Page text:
I just came across this article by geologist Jeffrey Park in the Bulletin of the Atomic Scientists. Park says that the seismic data indicate the latest North Korean test was another fizzle, concluding the yield was “likely 4 kilotons or smaller”.
According to the author bio in the sidebar, Park seems to be qualified to opine knowledgably on the seismic data. In my previous post, I cited a Guardian article. I failed to note that article relied exclusively on a Russian source for estimates of the device’s yield. Recall that after the 2006 test, the Russians’ estimates were way above everyone else’s, calling into question the accuracy of their seismic data and/or their analysis.
If Park is right it tends to support my view that the North Koreans produced a batch of plutonium contaminated with too much Pu-240. This, I think, is the best explanation of the documented low yield back in 2006 and the (possible) low yield last month. North Korean technology is just too primitive to solve the problem they doubtless created when they tried to increase the reactor’s plutonium output through a higher burnup. Higher burnup translates into a higher percentage of Pu-240.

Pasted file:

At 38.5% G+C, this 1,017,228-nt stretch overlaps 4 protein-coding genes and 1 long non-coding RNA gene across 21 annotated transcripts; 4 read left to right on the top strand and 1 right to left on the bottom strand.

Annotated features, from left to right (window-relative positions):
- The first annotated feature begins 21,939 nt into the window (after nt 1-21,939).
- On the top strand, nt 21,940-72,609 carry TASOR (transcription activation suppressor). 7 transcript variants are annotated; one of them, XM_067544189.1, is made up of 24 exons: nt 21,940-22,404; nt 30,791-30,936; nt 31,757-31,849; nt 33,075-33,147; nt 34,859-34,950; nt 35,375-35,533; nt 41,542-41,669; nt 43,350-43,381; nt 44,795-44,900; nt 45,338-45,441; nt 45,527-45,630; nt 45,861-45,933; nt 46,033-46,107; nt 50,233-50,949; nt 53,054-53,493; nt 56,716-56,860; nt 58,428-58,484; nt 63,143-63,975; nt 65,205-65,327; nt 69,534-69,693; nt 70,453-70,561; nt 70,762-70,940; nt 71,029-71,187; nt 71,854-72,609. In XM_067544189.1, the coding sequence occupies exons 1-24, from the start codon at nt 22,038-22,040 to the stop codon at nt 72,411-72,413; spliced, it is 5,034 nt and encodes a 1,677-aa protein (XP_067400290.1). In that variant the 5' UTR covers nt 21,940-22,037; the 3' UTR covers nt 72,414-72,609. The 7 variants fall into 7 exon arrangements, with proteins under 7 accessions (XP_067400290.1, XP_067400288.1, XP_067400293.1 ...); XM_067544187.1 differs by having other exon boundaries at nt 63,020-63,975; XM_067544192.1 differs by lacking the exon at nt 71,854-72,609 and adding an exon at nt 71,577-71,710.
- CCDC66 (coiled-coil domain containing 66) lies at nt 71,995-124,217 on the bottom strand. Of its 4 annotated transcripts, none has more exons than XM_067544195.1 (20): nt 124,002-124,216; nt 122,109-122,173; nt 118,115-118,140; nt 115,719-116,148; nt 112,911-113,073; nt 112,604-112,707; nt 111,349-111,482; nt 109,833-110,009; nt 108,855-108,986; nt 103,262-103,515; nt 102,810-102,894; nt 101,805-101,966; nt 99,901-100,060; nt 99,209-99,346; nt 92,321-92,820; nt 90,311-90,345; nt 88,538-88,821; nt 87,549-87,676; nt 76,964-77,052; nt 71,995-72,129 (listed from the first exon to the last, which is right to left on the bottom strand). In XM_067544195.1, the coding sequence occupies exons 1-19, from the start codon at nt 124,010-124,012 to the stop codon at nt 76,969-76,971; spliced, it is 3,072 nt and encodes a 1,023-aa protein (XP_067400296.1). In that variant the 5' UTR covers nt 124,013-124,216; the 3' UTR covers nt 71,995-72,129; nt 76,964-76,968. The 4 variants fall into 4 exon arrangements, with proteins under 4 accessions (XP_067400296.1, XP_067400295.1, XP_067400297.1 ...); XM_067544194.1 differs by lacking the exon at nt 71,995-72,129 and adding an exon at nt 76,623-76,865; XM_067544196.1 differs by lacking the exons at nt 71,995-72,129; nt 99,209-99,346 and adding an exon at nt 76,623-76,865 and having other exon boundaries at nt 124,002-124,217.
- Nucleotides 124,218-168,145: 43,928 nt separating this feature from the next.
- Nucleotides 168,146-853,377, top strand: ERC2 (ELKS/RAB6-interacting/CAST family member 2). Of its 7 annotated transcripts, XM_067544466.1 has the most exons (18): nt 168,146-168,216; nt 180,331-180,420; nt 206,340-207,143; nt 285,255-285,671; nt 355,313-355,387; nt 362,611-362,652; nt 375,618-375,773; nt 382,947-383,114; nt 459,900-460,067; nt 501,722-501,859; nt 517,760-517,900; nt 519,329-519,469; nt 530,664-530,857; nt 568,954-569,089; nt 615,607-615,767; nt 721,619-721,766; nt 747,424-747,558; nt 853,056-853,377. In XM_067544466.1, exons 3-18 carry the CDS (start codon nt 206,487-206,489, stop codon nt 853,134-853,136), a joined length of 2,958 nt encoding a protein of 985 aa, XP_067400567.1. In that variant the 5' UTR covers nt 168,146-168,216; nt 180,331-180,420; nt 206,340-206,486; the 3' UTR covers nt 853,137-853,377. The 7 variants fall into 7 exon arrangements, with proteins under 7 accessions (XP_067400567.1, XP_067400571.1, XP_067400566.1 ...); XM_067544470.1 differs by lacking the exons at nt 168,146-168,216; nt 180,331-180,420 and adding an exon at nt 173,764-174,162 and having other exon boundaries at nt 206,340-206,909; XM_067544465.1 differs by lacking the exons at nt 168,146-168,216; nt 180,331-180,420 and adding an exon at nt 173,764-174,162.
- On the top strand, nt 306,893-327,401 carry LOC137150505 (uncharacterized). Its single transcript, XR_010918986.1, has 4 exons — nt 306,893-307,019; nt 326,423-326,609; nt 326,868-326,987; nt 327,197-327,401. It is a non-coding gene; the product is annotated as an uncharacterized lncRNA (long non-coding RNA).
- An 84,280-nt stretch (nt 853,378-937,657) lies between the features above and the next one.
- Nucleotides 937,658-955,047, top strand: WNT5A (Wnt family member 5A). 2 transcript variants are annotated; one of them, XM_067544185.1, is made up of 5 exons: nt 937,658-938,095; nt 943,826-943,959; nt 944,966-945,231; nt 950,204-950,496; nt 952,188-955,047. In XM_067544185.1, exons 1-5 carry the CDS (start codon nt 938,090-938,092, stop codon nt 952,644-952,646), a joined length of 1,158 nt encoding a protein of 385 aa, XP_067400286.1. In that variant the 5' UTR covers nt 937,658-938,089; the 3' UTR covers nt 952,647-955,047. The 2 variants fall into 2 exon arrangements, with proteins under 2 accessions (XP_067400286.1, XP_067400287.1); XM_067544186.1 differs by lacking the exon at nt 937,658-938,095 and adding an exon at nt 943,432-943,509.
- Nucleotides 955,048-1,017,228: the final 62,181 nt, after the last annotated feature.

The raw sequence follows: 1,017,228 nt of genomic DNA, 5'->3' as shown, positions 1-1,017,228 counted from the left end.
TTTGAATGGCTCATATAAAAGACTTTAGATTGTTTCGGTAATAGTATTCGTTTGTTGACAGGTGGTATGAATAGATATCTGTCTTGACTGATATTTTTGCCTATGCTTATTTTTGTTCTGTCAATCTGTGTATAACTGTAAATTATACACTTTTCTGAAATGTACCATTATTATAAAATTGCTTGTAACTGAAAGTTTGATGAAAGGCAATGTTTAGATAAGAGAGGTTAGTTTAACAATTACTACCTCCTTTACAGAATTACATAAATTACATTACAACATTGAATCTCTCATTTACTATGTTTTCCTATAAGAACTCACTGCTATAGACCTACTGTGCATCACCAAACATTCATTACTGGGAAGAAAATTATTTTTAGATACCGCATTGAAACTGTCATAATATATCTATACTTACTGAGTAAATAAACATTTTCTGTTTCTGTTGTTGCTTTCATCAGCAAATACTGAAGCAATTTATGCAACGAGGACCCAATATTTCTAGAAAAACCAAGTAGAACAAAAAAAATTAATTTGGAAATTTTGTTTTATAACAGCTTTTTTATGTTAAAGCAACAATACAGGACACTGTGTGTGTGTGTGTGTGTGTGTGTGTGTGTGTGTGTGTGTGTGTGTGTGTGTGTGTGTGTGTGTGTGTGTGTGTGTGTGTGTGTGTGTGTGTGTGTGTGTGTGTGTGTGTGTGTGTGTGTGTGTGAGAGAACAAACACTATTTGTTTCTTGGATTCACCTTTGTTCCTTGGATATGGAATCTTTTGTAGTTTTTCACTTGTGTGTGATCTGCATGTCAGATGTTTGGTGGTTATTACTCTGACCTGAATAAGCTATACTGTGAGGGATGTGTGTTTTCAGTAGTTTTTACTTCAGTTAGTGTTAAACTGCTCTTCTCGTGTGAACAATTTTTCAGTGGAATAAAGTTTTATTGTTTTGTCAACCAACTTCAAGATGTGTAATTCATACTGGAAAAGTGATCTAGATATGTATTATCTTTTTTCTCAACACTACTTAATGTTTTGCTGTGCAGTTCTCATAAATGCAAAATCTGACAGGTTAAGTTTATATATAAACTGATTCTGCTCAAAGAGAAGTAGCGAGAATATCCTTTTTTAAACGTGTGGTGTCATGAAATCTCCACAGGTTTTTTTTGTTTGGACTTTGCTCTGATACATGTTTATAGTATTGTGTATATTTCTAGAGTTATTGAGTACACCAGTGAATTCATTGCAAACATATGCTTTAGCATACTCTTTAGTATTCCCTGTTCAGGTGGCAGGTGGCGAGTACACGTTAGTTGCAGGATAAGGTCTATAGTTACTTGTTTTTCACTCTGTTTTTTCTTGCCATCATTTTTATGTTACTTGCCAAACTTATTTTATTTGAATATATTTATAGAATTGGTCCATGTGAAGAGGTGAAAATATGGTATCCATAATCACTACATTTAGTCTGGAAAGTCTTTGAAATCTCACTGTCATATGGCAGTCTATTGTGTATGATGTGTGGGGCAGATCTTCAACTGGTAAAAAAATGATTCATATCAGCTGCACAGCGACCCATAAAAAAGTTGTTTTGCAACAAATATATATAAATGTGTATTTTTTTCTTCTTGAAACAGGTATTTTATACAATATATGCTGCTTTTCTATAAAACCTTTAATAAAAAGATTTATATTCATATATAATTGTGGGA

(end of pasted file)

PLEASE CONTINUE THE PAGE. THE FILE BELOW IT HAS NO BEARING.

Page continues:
For now, I’ll wait to pass judgment on the success of the North Korean test until there is some agreement on the seismic data, though I’m inclined to accept Park’s estimate of 2 to 4 kilotons.